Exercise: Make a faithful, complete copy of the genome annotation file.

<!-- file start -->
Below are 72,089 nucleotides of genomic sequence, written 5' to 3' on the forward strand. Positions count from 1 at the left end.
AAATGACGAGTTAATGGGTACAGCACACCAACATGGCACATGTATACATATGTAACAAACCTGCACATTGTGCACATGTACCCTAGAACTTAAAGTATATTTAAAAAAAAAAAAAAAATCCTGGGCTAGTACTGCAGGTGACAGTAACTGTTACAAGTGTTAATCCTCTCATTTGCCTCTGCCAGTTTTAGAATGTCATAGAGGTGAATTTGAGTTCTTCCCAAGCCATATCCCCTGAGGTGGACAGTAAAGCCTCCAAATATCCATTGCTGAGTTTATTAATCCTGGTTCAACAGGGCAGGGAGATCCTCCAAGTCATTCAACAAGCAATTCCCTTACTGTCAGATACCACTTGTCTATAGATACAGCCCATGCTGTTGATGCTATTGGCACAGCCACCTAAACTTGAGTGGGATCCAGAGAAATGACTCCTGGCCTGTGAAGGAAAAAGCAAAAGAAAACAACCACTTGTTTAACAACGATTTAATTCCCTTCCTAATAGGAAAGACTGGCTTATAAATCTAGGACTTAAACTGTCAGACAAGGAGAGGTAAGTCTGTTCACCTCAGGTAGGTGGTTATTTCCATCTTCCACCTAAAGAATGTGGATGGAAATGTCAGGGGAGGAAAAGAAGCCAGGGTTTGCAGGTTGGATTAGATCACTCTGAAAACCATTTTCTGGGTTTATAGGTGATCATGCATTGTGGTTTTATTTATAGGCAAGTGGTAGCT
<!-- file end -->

Below are 72,089 nucleotides of genomic sequence, written 5' to 3' on the forward strand. Positions count from 1 at the left end.
AAATGACGAGTTAATGGGTACAGCACACCAACATGGCACATGTATACATATGTAACAAACCTGCACATTGTGCACATGTACCCTAGAACTTAAAGTATATTTAAAAAAAAAAAAAAAATCCTGGGCTAGTACTGCAGGTGACAGTAACTGTTACAAGTGTTAATCCTCTCATTTGCCTCTGCCAGTTTTAGAATGTCATAGAGGTGAATTTGAGTTCTTCCCAAGCCATATCCCCTGAGGTGGACAGTAAAGCCTCCAAATATCCATTGCTGAGTTTATTAATCCTGGTTCAACAGGGCAGGGAGATCCTCCAAGTCATTCAACAAGCAATTCCCTTACTGTCAGATACCACTTGTCTATAGATACAGCCCATGCTGTTGATGCTATTGGCACAGCCACCTAAACTTGAGTGGGATCCAGAGAAATGACTCCTGGCCTGTGAAGGAAAAAGCAAAAGAAAACAACCACTTGTTTAACAACGATTTAATTCCCTTCCTAATAGGAAAGACTGGCTTATAAATCTAGGACTTAAACTGTCAGACAAGGAGAGGTAAGTCTGTTCACCTCAGGTAGGTGGTTATTTCCATCTTCCACCTAAAGAATGTGGATGGAAATGTCAGGGGAGGAAAAGAAGCCAGGGTTTGCAGGTTGGATTAGATCACTCTGAAAACCATTTTCTGGGTTTATAGGTGATCATGCATTGTGGTTTTATTTATAGGCAAGTGGTAGCT